If you've been following the news this week you know that the Zika virus is causing a big stir and. The World Health Organization says that 23 countries have now reported infections, and it could ultimately end up affecting 4 million people. They know that it's spread by a certain type of mosquito, one that doesn't live in Vancouver (phewf!), so most of the experts are saying we're safe. No need to be alarmed, but others are saying that it could possibly find ways of spreading in the future.
The Province published this timely story today about how Metro Vancouver spent $88,654 in 2015 on what is called the Nuisance Mosquito Control Program. Culex Environmental, the company that carries out the control program, employs a number of methods. One is a natural method approach where they look at the big picture and try to create a healthy ecosystem where there's not a ton of room for excess mosquitos to breed. Another is the application of environmentally friendly bacterial larvicides on specific areas where the insects breed. They evenly distribute the stuff by hand, by blower, and sometimes by helicopter
All of this got me thinking back to a post that I did way back in 2009 when the Vancouver Park Board pulled up in a truck outside the place I was living in Mount Pleasant. Towed behind their signature white truck was what appeared to be a snow blower.
Two people got out of the truck and one opened up the fire hydrant on the corner while the other tended to the odd machine.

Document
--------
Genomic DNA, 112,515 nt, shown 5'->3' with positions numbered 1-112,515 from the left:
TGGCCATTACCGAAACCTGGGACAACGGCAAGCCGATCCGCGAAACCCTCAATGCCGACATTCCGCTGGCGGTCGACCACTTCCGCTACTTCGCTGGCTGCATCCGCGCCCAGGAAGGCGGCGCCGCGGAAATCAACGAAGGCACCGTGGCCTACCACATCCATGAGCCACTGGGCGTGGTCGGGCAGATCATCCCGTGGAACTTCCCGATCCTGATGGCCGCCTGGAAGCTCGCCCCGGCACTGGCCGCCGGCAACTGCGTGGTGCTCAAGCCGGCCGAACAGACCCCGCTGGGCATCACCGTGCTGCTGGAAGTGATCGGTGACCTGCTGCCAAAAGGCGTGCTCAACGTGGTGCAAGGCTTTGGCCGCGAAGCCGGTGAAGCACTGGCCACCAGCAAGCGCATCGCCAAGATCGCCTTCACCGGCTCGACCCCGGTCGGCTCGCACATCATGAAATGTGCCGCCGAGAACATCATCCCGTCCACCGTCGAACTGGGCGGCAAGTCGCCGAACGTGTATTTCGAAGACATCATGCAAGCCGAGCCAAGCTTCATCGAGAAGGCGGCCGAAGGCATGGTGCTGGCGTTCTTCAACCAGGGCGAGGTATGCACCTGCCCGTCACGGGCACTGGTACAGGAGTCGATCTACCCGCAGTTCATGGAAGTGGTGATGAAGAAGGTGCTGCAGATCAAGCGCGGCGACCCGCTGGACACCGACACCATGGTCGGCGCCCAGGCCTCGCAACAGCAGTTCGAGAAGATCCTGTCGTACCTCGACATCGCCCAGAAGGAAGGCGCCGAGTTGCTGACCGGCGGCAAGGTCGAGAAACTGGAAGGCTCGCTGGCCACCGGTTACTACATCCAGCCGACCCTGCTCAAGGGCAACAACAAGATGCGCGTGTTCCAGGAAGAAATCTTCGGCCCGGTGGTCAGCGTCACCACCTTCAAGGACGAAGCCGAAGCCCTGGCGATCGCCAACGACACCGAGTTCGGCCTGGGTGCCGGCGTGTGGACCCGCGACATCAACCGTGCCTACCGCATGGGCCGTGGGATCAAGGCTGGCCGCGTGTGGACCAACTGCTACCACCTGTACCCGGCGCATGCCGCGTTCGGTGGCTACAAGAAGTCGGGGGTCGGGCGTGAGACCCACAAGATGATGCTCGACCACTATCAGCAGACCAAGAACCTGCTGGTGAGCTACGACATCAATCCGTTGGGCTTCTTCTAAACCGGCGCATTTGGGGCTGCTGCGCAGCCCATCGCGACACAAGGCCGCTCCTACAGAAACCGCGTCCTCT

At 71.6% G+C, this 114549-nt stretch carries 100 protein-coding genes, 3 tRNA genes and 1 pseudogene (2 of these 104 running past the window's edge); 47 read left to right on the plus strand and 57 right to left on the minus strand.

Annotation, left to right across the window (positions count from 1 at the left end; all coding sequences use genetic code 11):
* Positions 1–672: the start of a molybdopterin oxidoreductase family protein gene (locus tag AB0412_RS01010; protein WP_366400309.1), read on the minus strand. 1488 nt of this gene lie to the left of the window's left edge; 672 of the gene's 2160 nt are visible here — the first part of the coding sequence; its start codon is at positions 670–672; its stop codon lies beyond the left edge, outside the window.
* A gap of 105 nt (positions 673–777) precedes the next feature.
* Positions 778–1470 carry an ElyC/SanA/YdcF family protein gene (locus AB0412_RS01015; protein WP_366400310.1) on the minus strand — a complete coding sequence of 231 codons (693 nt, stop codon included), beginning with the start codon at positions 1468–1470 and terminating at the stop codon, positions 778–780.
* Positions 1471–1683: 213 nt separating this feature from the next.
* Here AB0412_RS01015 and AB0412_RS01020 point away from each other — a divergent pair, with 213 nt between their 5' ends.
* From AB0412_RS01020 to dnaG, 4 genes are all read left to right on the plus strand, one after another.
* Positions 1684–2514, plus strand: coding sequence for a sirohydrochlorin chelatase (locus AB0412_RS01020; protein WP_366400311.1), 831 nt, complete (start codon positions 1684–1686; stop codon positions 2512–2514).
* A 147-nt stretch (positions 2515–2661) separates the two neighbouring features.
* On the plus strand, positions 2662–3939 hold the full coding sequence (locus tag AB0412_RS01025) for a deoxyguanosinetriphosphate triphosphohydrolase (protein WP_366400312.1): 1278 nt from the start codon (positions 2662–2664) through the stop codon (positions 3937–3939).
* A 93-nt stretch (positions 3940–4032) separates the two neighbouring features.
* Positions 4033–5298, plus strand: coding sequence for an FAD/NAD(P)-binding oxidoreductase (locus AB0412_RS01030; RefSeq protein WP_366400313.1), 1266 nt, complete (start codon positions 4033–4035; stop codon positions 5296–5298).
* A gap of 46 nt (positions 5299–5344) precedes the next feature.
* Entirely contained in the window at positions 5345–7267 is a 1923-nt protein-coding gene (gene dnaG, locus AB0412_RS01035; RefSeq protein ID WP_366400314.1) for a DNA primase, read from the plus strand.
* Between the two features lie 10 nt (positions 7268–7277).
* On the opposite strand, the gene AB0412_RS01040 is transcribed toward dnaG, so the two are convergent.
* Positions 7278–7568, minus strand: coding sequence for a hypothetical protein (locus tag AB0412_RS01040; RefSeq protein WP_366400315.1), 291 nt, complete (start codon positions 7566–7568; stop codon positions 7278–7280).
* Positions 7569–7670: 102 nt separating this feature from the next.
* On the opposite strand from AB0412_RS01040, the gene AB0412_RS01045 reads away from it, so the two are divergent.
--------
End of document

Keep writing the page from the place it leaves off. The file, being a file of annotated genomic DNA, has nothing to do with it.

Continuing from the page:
They filled a large tank on the thing with water from the hydrant along with an insecticidal soap.
The guy then got into the "pilot's seat" of the thing and started spraying up into the trees.
The thing is a converted snow making machine, not unlike the ones you'll see on the local hills when there's not enough of the white stuff. They've turned it into a pest control device, spraying that soap up into the trees where a type of aphid makes its home. If you've lived on a side street in Vancouver and have parked out there you're familiar with a sort of sappy, sticky stuff that gets onto your car. That's not sap from the trees; it's aphid poop. The Park Board helps mitigate the effects of this gunk by employing this weird machine every year.
So, should the Zika virus make it's way up here, it would only make sense that that they'd call in the big guns and get this thing revving with larvicide all over Metro Vancouver.